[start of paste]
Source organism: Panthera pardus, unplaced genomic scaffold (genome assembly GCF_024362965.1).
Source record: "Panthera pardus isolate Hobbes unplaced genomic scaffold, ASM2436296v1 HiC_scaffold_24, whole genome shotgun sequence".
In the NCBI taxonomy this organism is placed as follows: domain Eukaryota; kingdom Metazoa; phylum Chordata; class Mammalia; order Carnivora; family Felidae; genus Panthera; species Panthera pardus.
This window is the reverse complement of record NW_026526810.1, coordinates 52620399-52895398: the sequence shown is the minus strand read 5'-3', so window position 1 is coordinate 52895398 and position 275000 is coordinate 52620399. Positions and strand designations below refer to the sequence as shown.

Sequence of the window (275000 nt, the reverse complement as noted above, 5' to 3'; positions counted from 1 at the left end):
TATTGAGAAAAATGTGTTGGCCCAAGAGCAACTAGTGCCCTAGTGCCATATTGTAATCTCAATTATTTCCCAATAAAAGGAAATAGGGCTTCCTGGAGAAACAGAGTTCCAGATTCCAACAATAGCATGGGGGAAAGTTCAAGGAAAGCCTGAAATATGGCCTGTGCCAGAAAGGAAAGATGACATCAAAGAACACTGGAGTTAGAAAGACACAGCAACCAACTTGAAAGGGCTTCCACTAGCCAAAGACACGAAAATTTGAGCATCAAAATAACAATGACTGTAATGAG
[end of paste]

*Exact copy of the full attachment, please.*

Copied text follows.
Source organism: Panthera pardus, unplaced genomic scaffold (genome assembly GCF_024362965.1).
Source record: "Panthera pardus isolate Hobbes unplaced genomic scaffold, ASM2436296v1 HiC_scaffold_24, whole genome shotgun sequence".
In the NCBI taxonomy this organism is placed as follows: domain Eukaryota; kingdom Metazoa; phylum Chordata; class Mammalia; order Carnivora; family Felidae; genus Panthera; species Panthera pardus.
This window is the reverse complement of record NW_026526810.1, coordinates 52620399-52895398: the sequence shown is the minus strand read 5'-3', so window position 1 is coordinate 52895398 and position 275000 is coordinate 52620399. Positions and strand designations below refer to the sequence as shown.

Sequence of the window (275000 nt, the reverse complement as noted above, 5' to 3'; positions counted from 1 at the left end):
TATTGAGAAAAATGTGTTGGCCCAAGAGCAACTAGTGCCCTAGTGCCATATTGTAATCTCAATTATTTCCCAATAAAAGGAAATAGGGCTTCCTGGAGAAACAGAGTTCCAGATTCCAACAATAGCATGGGGGAAAGTTCAAGGAAAGCCTGAAATATGGCCTGTGCCAGAAAGGAAAGATGACATCAAAGAACACTGGAGTTAGAAAGACACAGCAACCAACTTGAAAGGGCTTCCACTAGCCAAAGACACGAAAATTTGAGCATCAAAATAACAATGACTGTAATGAG